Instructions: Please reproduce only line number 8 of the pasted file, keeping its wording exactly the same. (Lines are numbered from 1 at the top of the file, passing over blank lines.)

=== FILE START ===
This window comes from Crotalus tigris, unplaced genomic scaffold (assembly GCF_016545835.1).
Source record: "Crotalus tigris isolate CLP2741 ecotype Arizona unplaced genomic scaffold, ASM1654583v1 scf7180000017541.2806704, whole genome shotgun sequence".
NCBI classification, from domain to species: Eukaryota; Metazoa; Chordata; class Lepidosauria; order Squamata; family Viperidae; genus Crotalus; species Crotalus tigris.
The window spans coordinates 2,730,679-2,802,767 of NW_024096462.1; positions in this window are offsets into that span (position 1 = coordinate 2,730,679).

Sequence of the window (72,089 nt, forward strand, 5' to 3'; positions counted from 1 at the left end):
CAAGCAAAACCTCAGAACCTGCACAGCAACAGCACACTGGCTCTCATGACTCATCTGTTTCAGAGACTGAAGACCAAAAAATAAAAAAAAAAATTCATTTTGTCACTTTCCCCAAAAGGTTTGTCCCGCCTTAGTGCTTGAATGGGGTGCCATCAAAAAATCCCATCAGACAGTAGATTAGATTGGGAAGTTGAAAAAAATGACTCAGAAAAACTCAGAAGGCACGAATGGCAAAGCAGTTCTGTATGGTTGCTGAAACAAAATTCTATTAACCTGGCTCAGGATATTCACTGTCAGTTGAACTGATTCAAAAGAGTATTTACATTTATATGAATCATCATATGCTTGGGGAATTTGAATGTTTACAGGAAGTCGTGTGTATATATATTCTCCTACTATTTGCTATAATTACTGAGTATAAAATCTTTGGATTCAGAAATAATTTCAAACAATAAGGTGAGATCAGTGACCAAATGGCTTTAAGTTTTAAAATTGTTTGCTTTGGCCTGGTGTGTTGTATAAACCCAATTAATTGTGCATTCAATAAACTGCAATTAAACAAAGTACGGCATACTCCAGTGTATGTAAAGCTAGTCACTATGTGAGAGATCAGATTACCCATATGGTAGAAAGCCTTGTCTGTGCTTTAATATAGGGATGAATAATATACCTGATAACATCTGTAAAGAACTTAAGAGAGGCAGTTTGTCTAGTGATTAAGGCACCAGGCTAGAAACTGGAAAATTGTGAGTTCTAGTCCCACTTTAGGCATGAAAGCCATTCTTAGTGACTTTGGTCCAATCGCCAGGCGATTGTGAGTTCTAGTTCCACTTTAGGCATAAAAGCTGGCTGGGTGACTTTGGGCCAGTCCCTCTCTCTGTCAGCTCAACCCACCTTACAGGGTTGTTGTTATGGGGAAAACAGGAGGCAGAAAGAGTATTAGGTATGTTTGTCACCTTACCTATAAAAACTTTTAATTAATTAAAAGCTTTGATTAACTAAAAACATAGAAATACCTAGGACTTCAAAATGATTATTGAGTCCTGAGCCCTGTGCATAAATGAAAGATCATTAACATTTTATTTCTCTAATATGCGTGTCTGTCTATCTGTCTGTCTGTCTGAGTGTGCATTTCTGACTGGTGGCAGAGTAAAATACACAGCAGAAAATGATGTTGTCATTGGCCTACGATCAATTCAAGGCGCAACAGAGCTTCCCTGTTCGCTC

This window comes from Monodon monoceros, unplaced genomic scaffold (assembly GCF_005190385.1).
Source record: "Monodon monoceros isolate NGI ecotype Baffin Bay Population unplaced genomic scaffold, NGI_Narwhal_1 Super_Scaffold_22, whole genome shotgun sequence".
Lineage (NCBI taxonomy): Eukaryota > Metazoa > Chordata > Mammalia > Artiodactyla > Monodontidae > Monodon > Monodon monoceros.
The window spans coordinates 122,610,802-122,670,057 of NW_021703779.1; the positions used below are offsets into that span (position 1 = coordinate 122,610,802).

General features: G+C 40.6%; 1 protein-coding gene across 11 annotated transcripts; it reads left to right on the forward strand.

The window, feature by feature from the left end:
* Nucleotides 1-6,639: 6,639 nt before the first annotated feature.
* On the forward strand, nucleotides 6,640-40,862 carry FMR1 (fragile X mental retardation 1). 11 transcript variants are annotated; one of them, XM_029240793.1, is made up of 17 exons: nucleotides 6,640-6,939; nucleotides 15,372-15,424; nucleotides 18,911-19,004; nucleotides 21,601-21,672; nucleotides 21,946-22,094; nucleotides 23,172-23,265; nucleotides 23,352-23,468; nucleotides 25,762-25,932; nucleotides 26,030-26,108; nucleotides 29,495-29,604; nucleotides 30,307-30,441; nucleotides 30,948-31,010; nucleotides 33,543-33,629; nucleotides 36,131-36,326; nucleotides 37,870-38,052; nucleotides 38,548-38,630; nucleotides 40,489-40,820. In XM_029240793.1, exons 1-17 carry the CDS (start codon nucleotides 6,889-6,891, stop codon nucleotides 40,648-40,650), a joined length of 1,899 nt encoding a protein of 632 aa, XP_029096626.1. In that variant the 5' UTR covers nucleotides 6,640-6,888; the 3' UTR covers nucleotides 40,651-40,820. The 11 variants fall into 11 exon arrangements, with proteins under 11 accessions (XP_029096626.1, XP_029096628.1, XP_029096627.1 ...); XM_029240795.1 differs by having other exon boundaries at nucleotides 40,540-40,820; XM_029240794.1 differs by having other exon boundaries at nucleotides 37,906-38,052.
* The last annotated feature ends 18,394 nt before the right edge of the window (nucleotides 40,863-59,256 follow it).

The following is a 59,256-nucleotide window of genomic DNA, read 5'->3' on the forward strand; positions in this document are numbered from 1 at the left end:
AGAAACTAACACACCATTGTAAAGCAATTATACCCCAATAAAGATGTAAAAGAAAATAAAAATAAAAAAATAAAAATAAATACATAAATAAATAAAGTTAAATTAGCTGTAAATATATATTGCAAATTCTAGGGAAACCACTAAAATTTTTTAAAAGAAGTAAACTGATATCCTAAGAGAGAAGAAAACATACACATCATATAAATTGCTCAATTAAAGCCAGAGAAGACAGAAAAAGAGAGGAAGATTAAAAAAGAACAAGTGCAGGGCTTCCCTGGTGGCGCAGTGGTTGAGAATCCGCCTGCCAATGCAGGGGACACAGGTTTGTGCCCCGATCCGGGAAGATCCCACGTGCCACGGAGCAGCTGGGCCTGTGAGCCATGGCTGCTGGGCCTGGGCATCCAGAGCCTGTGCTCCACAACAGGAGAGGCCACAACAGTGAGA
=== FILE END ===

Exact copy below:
Source record: "Monodon monoceros isolate NGI ecotype Baffin Bay Population unplaced genomic scaffold, NGI_Narwhal_1 Super_Scaffold_22, whole genome shotgun sequence".